Once a diagnosis of cancer has been pathologically confirmed, MRI is useful for staging the tumours and assessing tumour response to treatment. Compared with mammography, clinical breast exam or ultrasound – the conventional methods for determining tumour size and extent – MRI is at least as good and in many cases better.
Magnetic resonance has also been shown to be the most accurate means of evaluating breast implants for possible complications, such as rupture, and when contrast is administered, it can evaluate the overlying breast tissue, which may be obscured by the implant. MRI of the breast is best performed with a dedicated breast imaging coil. The patient lies in a prone position (on her abdomen) with her breasts hanging through a cut-out in the table while the images are taken. The examination can usually be completed in less than 45 minutes.
Most breast MRI indications require the use of the contrast agent gadolinium-DPTA. When injected into the patient’s bloodstream, the contrast circulates in the vascular system, and can locate tumours by accumulating in areas of increased vascularity (neovascularity) associated with developing tumours. As with contrast mammography, scans are taken before and after contrast injection. Areas that show high uptake of the contrast are analysed.
Breast malignancies typically show more rapid enhancement and faster wash-out than benign tissues on MRI, but there is overlap in the enhancement curves of benign and malignant lesions. To resolve the question, further imaging or biopsy may be needed. Of the false negative MRIs, most are DCIS but invasive cancers, especially lobular, can sometimes be missed as well.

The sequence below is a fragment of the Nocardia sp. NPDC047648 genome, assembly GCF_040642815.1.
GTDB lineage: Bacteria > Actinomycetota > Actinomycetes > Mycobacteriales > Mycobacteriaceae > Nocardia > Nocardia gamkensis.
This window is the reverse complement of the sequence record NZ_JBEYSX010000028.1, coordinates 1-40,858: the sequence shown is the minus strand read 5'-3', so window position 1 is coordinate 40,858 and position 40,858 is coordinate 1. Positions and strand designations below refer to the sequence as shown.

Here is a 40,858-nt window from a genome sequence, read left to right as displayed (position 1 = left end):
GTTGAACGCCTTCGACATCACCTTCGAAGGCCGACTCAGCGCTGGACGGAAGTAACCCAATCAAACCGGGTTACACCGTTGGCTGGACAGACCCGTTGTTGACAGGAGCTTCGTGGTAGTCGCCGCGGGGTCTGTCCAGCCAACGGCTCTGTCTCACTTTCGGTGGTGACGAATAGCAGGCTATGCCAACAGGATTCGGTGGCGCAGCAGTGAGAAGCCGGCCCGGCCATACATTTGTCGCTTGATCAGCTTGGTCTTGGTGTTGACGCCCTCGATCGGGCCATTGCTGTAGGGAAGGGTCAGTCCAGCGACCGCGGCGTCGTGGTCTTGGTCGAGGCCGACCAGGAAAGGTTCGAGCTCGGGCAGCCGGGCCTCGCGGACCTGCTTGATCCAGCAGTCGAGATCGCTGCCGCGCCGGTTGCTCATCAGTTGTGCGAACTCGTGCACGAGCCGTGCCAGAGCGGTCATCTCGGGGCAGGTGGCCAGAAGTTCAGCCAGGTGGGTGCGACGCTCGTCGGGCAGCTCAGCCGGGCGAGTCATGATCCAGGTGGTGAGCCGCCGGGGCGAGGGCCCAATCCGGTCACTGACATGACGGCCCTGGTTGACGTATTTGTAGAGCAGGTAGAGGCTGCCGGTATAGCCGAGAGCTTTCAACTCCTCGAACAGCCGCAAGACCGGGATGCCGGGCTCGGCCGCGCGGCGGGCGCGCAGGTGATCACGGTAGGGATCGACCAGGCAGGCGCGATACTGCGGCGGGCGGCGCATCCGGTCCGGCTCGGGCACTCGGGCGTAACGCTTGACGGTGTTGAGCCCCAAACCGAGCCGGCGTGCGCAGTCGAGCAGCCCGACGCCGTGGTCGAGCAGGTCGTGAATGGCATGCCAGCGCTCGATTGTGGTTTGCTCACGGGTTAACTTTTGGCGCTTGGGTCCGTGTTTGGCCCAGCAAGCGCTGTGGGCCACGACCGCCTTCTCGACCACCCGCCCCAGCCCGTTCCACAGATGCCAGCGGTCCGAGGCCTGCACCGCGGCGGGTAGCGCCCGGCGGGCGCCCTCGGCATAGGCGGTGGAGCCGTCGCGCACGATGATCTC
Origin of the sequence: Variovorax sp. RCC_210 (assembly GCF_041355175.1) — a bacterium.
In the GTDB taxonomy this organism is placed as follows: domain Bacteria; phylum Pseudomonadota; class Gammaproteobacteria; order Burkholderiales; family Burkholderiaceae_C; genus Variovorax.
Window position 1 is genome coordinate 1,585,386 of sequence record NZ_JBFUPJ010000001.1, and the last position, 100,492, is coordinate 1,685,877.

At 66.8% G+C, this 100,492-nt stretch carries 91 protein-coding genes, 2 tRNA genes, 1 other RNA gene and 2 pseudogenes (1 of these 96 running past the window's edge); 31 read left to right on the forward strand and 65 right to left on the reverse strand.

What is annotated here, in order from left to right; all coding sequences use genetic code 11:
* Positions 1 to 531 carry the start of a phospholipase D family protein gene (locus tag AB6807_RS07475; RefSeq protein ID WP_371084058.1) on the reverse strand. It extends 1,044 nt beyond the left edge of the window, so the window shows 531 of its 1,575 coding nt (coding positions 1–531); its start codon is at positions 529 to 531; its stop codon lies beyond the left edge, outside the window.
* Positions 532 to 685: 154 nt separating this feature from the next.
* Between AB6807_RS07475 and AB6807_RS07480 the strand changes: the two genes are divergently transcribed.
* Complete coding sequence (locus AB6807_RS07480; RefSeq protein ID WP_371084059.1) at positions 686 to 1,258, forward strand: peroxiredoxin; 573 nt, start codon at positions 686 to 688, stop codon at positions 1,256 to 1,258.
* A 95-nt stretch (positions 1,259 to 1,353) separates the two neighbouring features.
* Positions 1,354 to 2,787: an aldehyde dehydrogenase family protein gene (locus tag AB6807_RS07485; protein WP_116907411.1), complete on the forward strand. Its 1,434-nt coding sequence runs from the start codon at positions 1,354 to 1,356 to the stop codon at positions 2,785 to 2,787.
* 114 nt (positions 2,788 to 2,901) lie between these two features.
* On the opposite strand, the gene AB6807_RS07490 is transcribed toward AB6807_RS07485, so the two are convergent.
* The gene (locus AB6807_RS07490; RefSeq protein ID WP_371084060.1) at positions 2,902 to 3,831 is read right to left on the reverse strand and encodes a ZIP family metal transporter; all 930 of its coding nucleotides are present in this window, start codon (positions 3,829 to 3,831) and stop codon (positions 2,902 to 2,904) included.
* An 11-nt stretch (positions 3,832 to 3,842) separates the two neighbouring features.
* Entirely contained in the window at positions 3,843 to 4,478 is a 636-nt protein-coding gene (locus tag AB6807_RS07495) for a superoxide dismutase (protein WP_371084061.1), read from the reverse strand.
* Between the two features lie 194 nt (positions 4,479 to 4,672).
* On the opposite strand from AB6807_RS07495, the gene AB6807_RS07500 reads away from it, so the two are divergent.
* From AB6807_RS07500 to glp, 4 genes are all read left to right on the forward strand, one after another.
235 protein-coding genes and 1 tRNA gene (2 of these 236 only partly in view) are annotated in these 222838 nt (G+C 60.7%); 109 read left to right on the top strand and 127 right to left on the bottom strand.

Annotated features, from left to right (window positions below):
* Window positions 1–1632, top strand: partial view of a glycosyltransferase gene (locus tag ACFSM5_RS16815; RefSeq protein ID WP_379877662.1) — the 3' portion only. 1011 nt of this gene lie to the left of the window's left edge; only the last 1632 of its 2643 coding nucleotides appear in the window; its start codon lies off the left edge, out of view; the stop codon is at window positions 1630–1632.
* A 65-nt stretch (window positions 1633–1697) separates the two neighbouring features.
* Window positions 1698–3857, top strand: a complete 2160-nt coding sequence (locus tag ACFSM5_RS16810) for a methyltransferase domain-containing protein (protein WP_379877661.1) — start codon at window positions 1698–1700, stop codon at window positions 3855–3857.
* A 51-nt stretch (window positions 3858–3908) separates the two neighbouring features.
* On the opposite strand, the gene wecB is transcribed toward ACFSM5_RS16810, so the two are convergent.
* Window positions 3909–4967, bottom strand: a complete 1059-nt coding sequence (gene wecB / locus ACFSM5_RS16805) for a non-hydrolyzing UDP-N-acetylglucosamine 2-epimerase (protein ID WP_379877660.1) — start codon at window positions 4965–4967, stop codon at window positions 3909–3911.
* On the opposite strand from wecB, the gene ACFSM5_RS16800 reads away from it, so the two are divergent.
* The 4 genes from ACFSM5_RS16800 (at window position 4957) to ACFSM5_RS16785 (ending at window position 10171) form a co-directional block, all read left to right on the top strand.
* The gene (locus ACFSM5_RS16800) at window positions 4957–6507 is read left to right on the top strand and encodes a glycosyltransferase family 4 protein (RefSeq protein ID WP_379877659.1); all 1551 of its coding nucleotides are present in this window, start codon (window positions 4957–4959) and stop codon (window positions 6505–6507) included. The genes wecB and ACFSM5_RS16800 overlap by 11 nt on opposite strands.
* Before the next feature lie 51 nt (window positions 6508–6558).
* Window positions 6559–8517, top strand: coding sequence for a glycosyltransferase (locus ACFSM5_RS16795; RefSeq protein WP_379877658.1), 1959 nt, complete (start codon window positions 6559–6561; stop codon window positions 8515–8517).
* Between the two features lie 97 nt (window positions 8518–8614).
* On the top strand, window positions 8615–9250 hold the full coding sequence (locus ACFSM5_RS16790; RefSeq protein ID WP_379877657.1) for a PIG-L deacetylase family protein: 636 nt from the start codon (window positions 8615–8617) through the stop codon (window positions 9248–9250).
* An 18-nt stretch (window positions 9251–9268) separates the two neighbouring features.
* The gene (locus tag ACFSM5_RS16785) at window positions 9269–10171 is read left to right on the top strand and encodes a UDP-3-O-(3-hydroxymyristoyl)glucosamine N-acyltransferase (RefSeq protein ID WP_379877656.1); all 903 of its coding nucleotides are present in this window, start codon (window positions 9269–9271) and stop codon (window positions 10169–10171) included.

A number of studies conducted in the US and Europe have shown that MRI may benefit high-risk patients by detecting non-palpable and mammographically occult breast cancer. While the patient groups were small in most of the studies, MRI detected more small cancers (<2cm) and cancers associated with negative axillary nodes than mammography. Mammographic screening has been shown to reduce mortality by detecting these early cancers. Thus, screening high-risk women with MRI may reduce the mortality rate from breast cancer even further. The literature suggests that MRI imaging finds additional sites of breast cancer in 6% to 34% of patients.
Ultrasound also detects some cancers in dense breast tissue that are missed by mammography. It has a lower cost than MRI and is more readily available. However, it has lower sensitivity and specificity than MRI, is operator-dependent and often will not detect DCIS.